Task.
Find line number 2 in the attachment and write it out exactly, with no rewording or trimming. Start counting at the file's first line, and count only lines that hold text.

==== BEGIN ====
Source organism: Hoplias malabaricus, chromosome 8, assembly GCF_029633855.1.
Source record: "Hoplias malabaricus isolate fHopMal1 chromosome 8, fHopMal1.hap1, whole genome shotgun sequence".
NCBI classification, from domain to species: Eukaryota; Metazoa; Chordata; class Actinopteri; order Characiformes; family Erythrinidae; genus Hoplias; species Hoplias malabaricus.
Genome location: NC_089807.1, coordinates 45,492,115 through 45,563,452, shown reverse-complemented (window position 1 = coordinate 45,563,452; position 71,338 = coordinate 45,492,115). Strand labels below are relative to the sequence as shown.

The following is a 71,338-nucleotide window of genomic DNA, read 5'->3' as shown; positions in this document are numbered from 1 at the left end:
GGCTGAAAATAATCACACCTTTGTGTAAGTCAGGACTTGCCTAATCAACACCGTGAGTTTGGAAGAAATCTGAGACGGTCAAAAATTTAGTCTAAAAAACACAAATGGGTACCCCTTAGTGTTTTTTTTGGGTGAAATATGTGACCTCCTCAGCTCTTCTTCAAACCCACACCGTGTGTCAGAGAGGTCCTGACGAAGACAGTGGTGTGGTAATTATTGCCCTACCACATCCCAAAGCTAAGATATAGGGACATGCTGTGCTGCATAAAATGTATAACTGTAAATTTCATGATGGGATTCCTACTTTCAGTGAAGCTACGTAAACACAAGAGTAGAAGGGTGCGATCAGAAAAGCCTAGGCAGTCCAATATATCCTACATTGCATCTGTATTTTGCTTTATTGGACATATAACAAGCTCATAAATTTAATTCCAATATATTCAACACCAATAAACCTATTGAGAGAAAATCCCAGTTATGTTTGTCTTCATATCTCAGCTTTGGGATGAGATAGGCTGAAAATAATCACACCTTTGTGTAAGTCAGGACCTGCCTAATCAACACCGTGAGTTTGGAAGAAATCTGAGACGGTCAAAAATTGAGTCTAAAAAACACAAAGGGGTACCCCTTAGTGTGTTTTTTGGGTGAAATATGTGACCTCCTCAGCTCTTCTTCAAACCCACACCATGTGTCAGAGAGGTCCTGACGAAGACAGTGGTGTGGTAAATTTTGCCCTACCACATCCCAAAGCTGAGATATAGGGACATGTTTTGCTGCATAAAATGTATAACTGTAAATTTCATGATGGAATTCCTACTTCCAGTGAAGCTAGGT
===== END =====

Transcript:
Source record: "Hoplias malabaricus isolate fHopMal1 chromosome 8, fHopMal1.hap1, whole genome shotgun sequence".